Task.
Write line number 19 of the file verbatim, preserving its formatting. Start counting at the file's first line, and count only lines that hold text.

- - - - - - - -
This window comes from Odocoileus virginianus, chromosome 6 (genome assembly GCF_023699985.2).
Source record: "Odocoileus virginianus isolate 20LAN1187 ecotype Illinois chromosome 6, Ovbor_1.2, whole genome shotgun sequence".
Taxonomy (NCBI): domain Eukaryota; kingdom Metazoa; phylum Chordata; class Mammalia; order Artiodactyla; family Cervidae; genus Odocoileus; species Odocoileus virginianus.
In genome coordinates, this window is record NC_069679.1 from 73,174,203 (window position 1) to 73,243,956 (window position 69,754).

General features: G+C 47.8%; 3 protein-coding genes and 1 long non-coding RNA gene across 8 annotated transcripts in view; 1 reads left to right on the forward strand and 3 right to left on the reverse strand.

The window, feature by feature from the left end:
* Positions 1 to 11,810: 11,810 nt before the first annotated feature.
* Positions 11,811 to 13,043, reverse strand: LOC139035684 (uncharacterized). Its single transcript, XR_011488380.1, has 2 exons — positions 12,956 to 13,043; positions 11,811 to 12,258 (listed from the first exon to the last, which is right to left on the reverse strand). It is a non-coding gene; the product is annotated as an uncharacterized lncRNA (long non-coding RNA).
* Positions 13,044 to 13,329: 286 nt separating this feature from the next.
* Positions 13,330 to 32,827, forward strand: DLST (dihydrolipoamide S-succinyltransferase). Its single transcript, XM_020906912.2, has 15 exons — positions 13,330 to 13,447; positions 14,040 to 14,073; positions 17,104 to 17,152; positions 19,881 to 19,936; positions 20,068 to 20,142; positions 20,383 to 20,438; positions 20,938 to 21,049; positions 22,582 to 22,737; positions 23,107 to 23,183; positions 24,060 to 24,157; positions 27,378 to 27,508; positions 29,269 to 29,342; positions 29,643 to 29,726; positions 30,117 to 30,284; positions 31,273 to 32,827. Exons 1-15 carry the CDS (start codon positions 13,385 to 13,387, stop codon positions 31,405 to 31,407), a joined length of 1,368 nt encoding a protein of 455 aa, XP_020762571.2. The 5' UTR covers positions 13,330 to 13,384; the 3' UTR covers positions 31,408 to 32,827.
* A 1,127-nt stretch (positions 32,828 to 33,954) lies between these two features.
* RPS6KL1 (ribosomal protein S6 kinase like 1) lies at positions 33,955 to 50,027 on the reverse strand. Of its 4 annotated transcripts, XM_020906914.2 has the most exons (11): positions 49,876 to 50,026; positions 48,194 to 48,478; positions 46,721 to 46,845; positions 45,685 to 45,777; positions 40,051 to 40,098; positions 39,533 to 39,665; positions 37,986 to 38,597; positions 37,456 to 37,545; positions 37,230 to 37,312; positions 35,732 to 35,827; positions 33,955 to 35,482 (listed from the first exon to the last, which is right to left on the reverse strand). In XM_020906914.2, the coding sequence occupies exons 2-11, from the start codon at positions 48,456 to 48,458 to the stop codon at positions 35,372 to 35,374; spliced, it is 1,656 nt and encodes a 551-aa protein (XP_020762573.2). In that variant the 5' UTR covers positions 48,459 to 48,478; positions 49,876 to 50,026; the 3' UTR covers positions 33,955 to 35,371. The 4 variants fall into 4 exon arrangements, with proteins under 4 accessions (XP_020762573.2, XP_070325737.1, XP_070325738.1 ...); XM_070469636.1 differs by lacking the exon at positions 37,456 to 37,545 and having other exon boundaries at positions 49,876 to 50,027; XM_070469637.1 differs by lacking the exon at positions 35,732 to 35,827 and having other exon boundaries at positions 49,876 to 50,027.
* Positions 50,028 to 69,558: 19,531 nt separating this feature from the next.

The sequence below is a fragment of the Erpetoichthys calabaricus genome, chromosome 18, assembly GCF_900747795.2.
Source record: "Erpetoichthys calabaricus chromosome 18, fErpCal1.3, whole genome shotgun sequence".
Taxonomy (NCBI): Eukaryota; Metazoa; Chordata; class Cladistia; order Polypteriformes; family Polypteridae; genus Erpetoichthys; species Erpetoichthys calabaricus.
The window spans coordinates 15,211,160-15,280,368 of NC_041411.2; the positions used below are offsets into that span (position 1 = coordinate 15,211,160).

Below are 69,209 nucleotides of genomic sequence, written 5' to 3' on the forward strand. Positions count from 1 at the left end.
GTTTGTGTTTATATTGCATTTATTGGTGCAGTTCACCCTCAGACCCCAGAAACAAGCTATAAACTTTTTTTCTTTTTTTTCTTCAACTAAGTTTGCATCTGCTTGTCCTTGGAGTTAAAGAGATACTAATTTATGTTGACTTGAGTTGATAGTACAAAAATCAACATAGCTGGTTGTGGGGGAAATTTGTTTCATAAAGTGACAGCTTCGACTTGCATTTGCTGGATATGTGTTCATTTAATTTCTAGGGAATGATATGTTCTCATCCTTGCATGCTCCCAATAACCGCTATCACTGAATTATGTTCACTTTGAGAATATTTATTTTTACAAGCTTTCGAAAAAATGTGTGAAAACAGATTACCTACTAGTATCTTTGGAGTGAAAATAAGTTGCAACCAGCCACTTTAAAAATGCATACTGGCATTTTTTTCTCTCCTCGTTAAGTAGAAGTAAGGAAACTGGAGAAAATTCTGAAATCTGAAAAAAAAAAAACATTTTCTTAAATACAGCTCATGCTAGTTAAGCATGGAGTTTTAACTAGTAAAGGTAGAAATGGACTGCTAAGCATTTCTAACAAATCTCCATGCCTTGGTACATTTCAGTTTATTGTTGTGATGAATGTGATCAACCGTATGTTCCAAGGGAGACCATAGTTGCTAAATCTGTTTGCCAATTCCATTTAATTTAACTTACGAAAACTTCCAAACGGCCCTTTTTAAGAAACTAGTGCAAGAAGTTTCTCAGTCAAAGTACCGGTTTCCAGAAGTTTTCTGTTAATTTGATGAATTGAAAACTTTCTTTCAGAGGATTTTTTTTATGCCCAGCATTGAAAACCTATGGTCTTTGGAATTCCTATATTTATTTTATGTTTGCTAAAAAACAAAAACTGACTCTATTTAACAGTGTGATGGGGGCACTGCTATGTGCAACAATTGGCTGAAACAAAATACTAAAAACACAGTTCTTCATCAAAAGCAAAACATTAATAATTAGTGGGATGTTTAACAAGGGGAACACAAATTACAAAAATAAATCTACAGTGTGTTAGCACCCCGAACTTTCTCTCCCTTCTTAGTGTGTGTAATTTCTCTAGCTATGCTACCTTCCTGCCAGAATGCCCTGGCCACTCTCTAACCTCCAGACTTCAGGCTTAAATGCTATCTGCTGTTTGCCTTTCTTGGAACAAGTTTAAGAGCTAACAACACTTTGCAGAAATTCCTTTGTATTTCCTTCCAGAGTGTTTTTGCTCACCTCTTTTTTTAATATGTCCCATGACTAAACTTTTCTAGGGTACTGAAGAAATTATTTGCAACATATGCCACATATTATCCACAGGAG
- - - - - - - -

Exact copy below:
GTTTGTGTTTATATTGCATTTATTGGTGCAGTTCACCCTCAGACCCCAGAAACAAGCTATAAACTTTTTTTCTTTTTTTTCTTCAACTAAGTTTGCATCTGCTTGTCCTTGGAGTTAAAGAGATACTAATTTATGTTGACTTGAGTTGATAGTACAAAAATCAACATAGCTGGTTGTGGGGGAAATTTGTTTCATAAAGTGACAGCTTCGACTTGCATTTGCTGGATATGTGTTCATTTAATTTCTAGGGAATGATATGTTCTCATCCTTGCATGCTCCCAATAACCGCTATCACTGAATTATGTTCACTTTGAGAATATTTATTTTTACAAGCTTTCGAAAAAATGTGTGAAAACAGATTACCTACTAGTATCTTTGGAGTGAAAATAAGTTGCAACCAGCCACTTTAAAAATGCATACTGGCATTTTTTTCTCTCCTCGTTAAGTAGAAGTAAGGAAACTGGAGAAAATTCTGAAATCTGAAAAAAAAAAAACATTTTCTTAAATACAGCTCATGCTAGTTAAGCATGGAGTTTTAACTAGTAAAGGTAGAAATGGACTGCTAAGCATTTCTAACAAATCTCCATGCCTTGGTACATTTCAGTTTATTGTTGTGATGAATGTGATCAACCGTATGTTCCAAGGGAGACCATAGTTGCTAAATCTGTTTGCCAATTCCATTTAATTTAACTTACGAAAACTTCCAAACGGCCCTTTTTAAGAAACTAGTGCAAGAAGTTTCTCAGTCAAAGTACCGGTTTCCAGAAGTTTTCTGTTAATTTGATGAATTGAAAACTTTCTTTCAGAGGATTTTTTTTATGCCCAGCATTGAAAACCTATGGTCTTTGGAATTCCTATATTTATTTTATGTTTGCTAAAAAACAAAAACTGACTCTATTTAACAGTGTGATGGGGGCACTGCTATGTGCAACAATTGGCTGAAACAAAATACTAAAAACACAGTTCTTCATCAAAAGCAAAACATTAATAATTAGTGGGATGTTTAACAAGGGGAACACAAATTACAAAAATAAATCTACAGTGTGTTAGCACCCCGAACTTTCTCTCCCTTCTTAGTGTGTGTAATTTCTCTAGCTATGCTACCTTCCTGCCAGAATGCCCTGGCCACTCTCTAACCTCCAGACTTCAGGCTTAAATGCTATCTGCTGTTTGCCTTTCTTGGAACAAGTTTAAGAGCTAACAACACTTTGCAGAAATTCCTTTGTATTTCCTTCCAGAGTGTTTTTGCTCACCTCTTTTTTTAATATGTCCCATGACTAAACTTTTCTAGGGTACTGAAGAAATTATTTGCAACATATGCCACATATTATCCACAGGAG